Ordinary Australians are more likely to joke about the English not taking a bath; your average Pom about the Australian finding culture only in the bottom of yoghurt cartons. Both will joke about New Zealanders being over-enamoured of sheep: hence the notion that the "Cormo Express" be re-named the "Love Boat" and sent to Auckland.
We got at least one great headline (coming soon) out of it, though.

Johhny Wilkinson was superb, per usual, for England. He kicked the winning goal with just one minute remaining in overtime.

Now, let's get to detracting. Rugby is far too slow for my taste, even though I had some Brit sitting across the table from me (at Summers) explaining to his significant other how much faster and continuous - continous? - Rugby was than American football. Now, I'm not going to sit here and defend the American football as a continuous game, but to call Rugby continuous because it has slightly fewer stops than American football is like calling Afghanistan a nice place for a visit because it's slightly less violent than Iraq.

Let's set up another joke - it's worth it. During the runup to the final, the Aussie press was all over England for playing a predictable, sleepy game - and the criticism wasn't all undeserved. With that, there is also a general knock that the version of Rugby played in the Rugby World Cup relies too much on the not-overly-exciting 'goal' - like a field goal in American football. The 'try', worth five points instead of three, is akin to the touchdown in American football, and like the touchdown, it is much more exciting than a 'goal'. When you add the automaticity and long range of a goal-kicker like Johnny Wilkinson to the mix, you get more and more predictability, more stops in play, etc. Here's the joke from an Aussie:

I was sitting in my favourite local pub last weekend, watching the England v France semi-final. There was a group of England supporters at the bar, and they had a mascot with them. A dachshund done up in a little red-and-white vest. Don't ask me how they talked the doorman into letting them bring it in, but they managed it somehow.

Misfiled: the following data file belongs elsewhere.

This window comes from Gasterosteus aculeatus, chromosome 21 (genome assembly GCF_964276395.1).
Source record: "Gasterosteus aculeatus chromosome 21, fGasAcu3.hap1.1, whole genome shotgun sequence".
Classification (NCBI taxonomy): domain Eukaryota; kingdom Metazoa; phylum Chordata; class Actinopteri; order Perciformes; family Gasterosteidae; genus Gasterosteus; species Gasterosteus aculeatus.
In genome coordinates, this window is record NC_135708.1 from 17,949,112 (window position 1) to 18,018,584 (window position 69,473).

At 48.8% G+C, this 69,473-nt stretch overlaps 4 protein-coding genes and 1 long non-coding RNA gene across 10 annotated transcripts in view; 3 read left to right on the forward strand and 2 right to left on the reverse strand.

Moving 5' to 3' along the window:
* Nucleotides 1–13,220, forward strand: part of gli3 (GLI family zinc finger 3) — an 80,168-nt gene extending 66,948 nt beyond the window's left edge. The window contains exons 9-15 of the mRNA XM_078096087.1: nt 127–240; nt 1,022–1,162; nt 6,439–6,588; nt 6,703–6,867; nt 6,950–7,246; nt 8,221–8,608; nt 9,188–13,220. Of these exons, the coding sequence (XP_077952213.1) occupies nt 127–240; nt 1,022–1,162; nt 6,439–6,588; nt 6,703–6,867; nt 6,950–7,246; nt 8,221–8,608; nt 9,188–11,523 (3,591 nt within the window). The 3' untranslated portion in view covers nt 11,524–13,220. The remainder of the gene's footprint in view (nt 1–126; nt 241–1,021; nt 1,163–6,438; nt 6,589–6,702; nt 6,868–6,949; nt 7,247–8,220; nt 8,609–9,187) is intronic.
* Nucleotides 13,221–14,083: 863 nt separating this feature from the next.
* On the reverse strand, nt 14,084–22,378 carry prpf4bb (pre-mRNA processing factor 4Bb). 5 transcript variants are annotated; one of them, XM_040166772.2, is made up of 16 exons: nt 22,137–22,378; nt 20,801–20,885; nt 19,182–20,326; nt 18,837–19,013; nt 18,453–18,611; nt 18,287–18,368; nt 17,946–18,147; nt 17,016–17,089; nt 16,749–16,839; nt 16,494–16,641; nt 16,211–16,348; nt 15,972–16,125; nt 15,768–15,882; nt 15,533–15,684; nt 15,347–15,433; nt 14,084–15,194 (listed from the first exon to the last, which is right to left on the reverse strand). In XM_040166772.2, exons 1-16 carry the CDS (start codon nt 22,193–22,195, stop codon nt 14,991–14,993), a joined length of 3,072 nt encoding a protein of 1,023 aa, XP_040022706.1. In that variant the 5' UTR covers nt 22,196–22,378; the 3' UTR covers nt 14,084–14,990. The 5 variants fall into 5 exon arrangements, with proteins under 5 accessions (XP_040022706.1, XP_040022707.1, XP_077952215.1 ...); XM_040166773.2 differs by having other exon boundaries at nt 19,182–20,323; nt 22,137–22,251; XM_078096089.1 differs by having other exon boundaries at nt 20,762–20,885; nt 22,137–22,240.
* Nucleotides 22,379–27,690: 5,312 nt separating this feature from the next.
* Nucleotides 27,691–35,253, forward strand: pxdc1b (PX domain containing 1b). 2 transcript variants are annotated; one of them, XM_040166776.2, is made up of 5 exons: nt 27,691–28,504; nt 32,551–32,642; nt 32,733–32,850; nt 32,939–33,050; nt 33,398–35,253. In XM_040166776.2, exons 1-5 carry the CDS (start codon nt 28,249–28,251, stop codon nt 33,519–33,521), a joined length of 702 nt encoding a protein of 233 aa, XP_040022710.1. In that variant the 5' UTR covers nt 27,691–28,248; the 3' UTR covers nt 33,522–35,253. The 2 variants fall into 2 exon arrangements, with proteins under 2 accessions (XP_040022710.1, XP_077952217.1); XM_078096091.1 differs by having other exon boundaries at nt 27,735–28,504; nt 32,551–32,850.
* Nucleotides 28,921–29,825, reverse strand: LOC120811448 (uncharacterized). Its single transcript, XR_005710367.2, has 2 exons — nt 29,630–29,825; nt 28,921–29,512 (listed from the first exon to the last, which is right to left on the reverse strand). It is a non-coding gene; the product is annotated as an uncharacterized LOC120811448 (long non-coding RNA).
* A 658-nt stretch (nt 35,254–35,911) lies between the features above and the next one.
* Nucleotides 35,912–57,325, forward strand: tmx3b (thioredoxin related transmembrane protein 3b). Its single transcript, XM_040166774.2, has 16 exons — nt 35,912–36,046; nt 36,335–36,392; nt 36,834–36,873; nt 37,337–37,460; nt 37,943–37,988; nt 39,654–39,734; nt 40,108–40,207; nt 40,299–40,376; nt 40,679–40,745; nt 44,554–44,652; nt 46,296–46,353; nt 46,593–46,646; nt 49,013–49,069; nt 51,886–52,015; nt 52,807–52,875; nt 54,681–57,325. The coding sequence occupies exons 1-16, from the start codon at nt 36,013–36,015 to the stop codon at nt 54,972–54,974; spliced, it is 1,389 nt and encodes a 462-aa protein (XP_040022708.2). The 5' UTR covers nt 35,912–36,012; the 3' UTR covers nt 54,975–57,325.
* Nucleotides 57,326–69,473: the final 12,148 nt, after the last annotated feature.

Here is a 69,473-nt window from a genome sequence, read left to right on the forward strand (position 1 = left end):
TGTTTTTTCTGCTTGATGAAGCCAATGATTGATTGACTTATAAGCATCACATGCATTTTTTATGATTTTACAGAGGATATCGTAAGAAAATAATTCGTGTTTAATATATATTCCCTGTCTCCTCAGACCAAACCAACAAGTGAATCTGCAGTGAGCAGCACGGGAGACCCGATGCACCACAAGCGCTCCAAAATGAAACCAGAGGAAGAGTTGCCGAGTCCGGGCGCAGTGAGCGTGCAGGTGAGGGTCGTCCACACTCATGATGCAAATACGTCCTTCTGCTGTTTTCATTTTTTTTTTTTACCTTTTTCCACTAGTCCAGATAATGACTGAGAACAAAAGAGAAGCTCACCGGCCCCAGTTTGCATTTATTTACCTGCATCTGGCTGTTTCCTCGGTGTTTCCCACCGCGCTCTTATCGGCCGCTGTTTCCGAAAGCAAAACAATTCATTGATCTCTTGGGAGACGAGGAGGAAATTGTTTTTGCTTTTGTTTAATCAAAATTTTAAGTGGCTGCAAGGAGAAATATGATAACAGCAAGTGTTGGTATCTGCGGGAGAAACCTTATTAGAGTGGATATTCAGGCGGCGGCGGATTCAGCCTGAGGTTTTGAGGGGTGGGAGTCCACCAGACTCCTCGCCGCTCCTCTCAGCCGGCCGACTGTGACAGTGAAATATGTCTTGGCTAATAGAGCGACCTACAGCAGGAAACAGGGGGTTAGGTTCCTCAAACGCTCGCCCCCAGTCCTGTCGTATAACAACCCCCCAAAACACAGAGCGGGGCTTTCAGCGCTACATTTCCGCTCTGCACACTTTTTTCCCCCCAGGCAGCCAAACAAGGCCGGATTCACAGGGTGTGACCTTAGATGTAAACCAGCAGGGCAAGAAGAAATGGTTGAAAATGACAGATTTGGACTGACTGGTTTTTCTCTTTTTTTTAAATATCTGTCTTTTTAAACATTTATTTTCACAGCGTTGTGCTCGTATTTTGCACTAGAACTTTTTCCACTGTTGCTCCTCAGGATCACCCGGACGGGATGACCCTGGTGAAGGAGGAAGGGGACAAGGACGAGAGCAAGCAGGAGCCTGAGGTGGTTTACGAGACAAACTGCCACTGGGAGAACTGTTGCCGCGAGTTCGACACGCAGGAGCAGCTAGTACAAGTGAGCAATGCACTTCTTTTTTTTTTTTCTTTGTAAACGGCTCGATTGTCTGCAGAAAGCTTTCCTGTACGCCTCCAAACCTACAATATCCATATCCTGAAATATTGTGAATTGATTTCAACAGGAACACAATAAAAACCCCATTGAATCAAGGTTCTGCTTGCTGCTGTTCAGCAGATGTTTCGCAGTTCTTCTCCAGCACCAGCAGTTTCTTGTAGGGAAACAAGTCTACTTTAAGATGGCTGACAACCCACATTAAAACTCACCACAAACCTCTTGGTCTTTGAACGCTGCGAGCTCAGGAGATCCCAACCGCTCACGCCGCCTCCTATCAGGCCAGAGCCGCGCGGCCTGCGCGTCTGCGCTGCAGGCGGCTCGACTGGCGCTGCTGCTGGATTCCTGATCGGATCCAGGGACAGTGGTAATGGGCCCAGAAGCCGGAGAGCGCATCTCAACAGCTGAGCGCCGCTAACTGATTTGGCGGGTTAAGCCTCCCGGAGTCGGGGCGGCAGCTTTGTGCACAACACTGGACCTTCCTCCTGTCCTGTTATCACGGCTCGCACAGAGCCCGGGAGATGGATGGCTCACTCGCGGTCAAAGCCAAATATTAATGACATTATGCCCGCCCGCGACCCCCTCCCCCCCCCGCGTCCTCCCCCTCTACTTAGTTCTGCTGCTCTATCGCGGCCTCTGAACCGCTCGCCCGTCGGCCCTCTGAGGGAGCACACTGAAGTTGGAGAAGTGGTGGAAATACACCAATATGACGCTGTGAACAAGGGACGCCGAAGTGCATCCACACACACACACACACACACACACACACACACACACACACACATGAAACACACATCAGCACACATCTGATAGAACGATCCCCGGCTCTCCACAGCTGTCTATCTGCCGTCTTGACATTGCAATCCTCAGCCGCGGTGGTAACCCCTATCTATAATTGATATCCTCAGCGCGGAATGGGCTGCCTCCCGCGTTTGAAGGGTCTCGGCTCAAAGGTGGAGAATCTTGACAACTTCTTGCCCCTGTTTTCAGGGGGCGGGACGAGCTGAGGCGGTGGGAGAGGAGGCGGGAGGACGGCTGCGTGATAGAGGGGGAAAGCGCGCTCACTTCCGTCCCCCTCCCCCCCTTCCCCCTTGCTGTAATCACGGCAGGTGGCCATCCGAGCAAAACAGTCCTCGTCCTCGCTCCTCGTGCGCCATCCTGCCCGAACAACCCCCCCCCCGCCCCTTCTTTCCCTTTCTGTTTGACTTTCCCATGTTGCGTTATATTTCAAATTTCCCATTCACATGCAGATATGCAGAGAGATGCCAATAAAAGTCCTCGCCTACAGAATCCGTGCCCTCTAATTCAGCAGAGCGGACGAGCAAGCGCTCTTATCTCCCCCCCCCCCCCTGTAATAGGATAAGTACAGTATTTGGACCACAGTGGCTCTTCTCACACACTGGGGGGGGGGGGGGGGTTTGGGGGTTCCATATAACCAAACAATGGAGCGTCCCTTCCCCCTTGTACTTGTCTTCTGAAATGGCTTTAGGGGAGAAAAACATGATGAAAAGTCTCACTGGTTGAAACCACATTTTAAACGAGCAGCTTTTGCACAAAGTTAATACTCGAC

Well, not long into the match, France gave away a penalty and, true to form, Johnny Wilkinson nalied it through the uprights for 3 points. The dog started yapping and rolling about, much to the delight of the English, and the amazement of everyone else.

A little later, Johnny made one of his famous field goals, putting the English further ahead. The dog went mad! It did three back-flips on the bar, and then ran up and down high-fiving all the punters. Most of us were agape by this stage at the dog's athletic ability and intelligence, so I went over and said to his owner, "That dog really is amazing. I've never seen anything like it, but I have to know... What does he do when England score a try?"

The Englishman gave a shrug, and with a totally straight face said:

"I don't know. I've only had him for three years."


Saturday, November 29, 2003

Holy sh*t

This article in the Washington Post has everything. Man. We're way beyond statistics here. This is the kind of stuff that awakens people to the horrors of war, and brings down chickenhawk sitting presidents.

Quote #1, from an ER physician at the 28th Combat Support Hospital in Baghdad:

"The injuries are horrific," he said. "They are beyond anything that you see in a textbook, and they are the worst that I have ever seen."
Back home, in San Antonio, the doc only saw car crash and gunshot victims. Kinda gives you the sense that when he says 'horrific', he really means horrific.

Quote #2, from injured soldier Matthew VanBuren, focus of the article:
"My buddy Frosh, he was fresh out of basic," VanBuren said. "He got to the unit about a week ago, from Des Moines." He started to cry.

"I was teaching him my job so that if I got hurt, he could take over for me," he said, the tears sneaking out from the corners of his bright blue eyes.